In this I squarely blame the EU, in that we have outsourced our trade and aid policy and within it have become parochial, self-absorbed and insular. The only time foreign affairs is news is when we're voting on air-strikes. We are seeing an atrophy of politics, and that's a goodly reason why most of our politics is stuck in a timewarp. We've become infantilised and you can see it in the displacement activity of parliament where it is increasingly confiscating powers from local authorities just to give itself something to do.
And in this, that atrophy means local councils are effectively powerless regional development agencies that are barely even local anymore. Things just happen, nobody was forewarned or consulted and nobody could have stopped it. The idea that we have local democracy is risible.
When you stip people of power and take away politics, all you have left is administration and benign managerialism. It's empty. And in that regard we can scarcely be surprised that the think tanks and policy engines are a shadow of their former selves and that our media is a dismal gossip circle where knowledge and expertise is frowned upon.
The malign fallout of the EU is for more pernicious and insidious and its cultural effects, in making us passive receivers of rights and entitlements, make us bovine and more than a little dehumanised. There is a cultural and spiritual rot that has set in as the people are lacking a political purpose and no mechanisms through which to express their preferences.
While the EU remains the supreme authority over UK affairs we are detatched for the power held over us and we are passengers in the globalisation process. Our presence on the international stage is increasingly symbolic. They'll roll out out on the red carpets when they need legitimacy to bomb something but the rest of the time we just have to wait our turn.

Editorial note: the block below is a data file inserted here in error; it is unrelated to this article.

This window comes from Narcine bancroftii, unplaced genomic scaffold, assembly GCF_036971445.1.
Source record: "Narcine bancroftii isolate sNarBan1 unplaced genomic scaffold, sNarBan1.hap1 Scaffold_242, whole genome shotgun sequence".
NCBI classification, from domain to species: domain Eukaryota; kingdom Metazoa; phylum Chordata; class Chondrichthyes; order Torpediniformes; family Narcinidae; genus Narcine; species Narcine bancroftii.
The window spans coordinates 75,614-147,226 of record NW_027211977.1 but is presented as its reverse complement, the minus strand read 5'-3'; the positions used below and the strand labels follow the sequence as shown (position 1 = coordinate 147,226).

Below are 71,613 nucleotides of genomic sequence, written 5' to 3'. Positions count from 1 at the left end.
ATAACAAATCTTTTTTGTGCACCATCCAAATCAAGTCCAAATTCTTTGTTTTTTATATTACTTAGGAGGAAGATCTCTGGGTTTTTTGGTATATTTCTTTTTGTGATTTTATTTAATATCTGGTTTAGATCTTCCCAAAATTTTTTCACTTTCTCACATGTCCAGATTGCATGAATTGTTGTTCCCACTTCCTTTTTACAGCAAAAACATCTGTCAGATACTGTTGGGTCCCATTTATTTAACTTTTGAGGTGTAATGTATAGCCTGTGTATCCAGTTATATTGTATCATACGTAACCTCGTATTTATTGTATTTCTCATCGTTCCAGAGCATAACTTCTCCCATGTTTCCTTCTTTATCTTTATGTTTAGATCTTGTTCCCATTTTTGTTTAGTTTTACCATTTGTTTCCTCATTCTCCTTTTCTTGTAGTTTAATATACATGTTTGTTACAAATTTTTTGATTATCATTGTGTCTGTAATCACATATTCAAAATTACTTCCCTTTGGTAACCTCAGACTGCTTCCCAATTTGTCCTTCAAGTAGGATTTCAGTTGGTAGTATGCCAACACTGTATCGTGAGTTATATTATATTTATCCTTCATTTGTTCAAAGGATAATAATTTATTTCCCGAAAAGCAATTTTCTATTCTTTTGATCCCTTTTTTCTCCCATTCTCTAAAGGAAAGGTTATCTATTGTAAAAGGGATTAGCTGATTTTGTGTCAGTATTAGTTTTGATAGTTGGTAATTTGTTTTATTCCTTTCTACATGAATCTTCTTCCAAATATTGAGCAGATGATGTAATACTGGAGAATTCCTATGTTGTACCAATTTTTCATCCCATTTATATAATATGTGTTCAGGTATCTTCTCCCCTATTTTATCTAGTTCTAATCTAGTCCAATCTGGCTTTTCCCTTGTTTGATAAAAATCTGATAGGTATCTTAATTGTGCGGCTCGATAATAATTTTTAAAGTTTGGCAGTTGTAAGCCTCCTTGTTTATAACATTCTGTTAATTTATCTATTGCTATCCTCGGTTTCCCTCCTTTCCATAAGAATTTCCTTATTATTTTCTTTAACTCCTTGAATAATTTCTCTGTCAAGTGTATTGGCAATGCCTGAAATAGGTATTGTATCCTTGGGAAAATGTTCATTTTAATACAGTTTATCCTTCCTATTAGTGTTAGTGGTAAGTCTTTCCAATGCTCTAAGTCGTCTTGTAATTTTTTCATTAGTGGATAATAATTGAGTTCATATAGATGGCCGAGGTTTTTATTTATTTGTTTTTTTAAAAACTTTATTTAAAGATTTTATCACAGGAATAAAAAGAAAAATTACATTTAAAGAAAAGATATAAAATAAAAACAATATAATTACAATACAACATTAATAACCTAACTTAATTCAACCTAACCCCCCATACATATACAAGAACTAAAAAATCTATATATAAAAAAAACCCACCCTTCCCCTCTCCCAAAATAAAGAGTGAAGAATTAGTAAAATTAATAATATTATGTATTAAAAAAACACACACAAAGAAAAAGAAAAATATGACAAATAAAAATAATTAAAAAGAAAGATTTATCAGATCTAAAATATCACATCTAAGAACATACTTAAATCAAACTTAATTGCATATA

If we want a dynamic and agile UK with a revitalised democracy then leaving the EU is the gesture we need to kick off the process. Because things might get complex and it's inconvenient is absolutely no reason to stay and there is nothing that can be said for membership that we don't get as participants in the single market.
The EU serves the vanity of our politicians and it likes to pretend it is the embodiment of cooperation and intergovernmentalism, but the fact of the matter, in theory and in practice, it is the exact opposite. It's inward looking, claustrophobic, increasingly parochial, slow to respond and becoming more isolated all the time. If you're following the real global trade matrix, the EU barely features in it.
Even now, because of the WTO TFA, we see Germany sneakily reasserting itself and we're going to see ever more of that, with nation states increasingly bypassing the EU in order to get things done. The EU just hasn't responded to the change of paradigm, so we are in effect maintaining a pretense. They are welcome to if they want but I don't see the value in us doing likewise. Not when we don't have to.
I don't think we need a supreme government for Europe, I don't think that's the right direction for us or Europe and I don't see that the EU has a long term future (not least because only its elites actually want it) - and I would rather be out now, before we have to cobble a replacement together in a hurry.
By leaving the EU and strengthening the global institutions we then have the ideas and the mechanisms in place for with the EU does eventually go the way of the dinosaur. It's an obsolete structure, it doesn't work very well and if Brexit is the beginning of the final chapter of the EU, then all the better.
I would rather see Europe pulling together on the basis of intergovernmentalism, and I think subregional blocs are going to be more effective, more democratic and less cumbersome. Certainly it has more of a chance of bringing Russia back into the community of European nations than the ring of stars in all its pomposity and hypocrisy. I don't see that isolating and further humiliating Russia will bring about a safer Europe. When has that ever worked? An Eastern European version of Efta, including Ukraine and Russia just might though.
Put simply, the EU is a yesterday's pisspoor solution, to yesterday's problems, built on a foundation of intellectual sand, and now it is a solution in search of a problem. Now is as good a time as any to put it out of its misery. Brexit is the beginning of that process, and it signifies the beginning of true European reform and nobody has anything to lose from it. Except maybe the parasites who did this to us in the first place. Cry me a river.